According to the Alzheimer’s Association, research over the past 30 years has shown that adults with a history of moderate traumatic brain injury had a 2.3 times greater risk of developing Alzheimers than seniors with no history of head injury. Those who had previously suffered a severe traumatic injury had a 4.5 times greater risk.

A Swedish study found that, during the first year after a head injury, the risk of dementia was approximately four to six times greater. This risk quickly reduced over time, but never returned to normal. From the data, which started with 3.3million people, the odds of dementia occurring 30years after a brain injury were determined to be 25% higher.

 

mips motorcycle helmet is it worth it

Testing on an inclined anvil – to simulate a crash as the rider is thrown from the bike onto the road – has shown MIPS to be effective

 

Does MIPS make a difference to the fit of my helmet?

Adding a MIPS layer to a helmet isn’t a case of simply dropping it in yourself. If a helmet manufacturer wants to install this technology, it work with MIPS to design it in during manufacture.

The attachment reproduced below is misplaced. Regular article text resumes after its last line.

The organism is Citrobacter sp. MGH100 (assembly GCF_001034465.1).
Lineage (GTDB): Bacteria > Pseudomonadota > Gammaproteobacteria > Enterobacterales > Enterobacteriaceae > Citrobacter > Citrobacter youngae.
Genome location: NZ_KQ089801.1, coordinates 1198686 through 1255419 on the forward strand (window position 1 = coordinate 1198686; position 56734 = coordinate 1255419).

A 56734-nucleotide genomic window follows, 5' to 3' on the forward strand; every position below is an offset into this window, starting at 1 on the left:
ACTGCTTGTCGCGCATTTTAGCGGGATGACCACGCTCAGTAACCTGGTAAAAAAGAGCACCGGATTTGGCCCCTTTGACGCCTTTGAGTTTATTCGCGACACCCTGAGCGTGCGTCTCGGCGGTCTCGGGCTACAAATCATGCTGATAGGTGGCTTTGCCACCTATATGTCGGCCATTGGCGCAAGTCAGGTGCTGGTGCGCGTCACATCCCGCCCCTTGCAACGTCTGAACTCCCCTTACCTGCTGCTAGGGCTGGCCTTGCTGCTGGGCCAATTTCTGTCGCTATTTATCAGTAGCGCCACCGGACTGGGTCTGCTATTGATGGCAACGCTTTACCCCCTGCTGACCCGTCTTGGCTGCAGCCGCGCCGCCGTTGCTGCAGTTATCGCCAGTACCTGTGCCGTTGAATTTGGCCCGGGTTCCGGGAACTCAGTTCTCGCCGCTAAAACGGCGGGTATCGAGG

There are a few different solutions available, depending on the design of the lid, but it’s very thin and weighs between 25 and 45grams.

It will of course add cost to the helmet, depending on the design and the engineering that needs to go into the implementation, but it’ll likely be anywhere between £20 and £50 at retail for motorcycle products.

 

How MIPS moves inside your lid

A quick look at the movement achieved inside a Bell Star helmet

 

Are there any alternatives to MIPS?

6D’s ATS-1 carbon-fibre helmet has its own unique design of suspension built into the shell, which is said to reduce rotational force as one of its benefits, while some incorporate patches of shear material. There are others too, like Leatt and its '360-degree turbine technology', which is claimed to reduce rotational acceleration by up to 40%. Arai too has always held firm that its shell designs are intended to reduce snagging in an impact.

With its integration into 302 helmet models so far (not to mention about 140 granted and pending patents), MIPS looks set to dominate the market in rotational motion trauma reduction.

 

mips motorcycle helmet is it worth it

The MIPS layer is the thin yellow plastic and soft material on the polystyrene liner, seen here inside a Bell Star helmet